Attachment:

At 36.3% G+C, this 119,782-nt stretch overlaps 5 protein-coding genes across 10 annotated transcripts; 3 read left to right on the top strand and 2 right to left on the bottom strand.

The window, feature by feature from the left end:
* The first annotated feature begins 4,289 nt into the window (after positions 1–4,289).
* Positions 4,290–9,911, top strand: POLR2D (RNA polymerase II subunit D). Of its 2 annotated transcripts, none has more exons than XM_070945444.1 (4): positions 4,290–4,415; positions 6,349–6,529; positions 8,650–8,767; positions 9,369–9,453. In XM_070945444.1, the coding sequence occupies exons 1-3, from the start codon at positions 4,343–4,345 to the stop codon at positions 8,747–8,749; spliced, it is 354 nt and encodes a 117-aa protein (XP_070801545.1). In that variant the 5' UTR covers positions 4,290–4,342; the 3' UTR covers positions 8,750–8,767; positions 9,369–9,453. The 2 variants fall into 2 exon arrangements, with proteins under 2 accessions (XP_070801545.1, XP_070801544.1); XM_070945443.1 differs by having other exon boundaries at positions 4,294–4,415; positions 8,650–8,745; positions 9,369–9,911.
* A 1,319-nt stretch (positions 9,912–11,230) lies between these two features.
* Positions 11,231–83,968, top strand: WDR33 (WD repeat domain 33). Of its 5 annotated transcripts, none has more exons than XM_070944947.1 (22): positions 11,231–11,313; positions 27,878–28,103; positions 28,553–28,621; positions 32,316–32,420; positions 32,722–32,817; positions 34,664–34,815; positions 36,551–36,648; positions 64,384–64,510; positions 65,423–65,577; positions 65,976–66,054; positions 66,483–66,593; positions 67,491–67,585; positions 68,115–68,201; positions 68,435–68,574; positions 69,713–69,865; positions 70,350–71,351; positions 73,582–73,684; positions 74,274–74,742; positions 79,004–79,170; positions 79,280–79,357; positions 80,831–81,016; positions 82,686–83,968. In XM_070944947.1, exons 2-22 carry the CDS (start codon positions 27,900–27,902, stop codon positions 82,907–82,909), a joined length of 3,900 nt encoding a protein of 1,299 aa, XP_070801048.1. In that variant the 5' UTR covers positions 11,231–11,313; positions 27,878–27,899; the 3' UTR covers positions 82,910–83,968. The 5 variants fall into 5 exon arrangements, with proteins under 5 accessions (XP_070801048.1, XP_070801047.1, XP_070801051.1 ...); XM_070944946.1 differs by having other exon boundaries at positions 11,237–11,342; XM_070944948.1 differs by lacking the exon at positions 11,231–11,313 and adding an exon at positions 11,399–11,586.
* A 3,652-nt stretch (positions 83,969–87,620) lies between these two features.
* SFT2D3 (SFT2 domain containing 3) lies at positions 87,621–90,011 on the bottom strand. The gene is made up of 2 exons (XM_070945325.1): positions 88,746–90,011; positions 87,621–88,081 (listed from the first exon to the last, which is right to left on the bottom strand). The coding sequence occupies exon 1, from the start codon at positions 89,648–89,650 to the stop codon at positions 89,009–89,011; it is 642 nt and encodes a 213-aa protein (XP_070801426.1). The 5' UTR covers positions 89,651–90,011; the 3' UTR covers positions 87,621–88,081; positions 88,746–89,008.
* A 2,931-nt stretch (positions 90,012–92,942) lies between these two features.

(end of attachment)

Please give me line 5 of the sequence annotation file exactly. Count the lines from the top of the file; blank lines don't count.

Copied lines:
* A 1,319-nt stretch (positions 9,912–11,230) lies between these two features.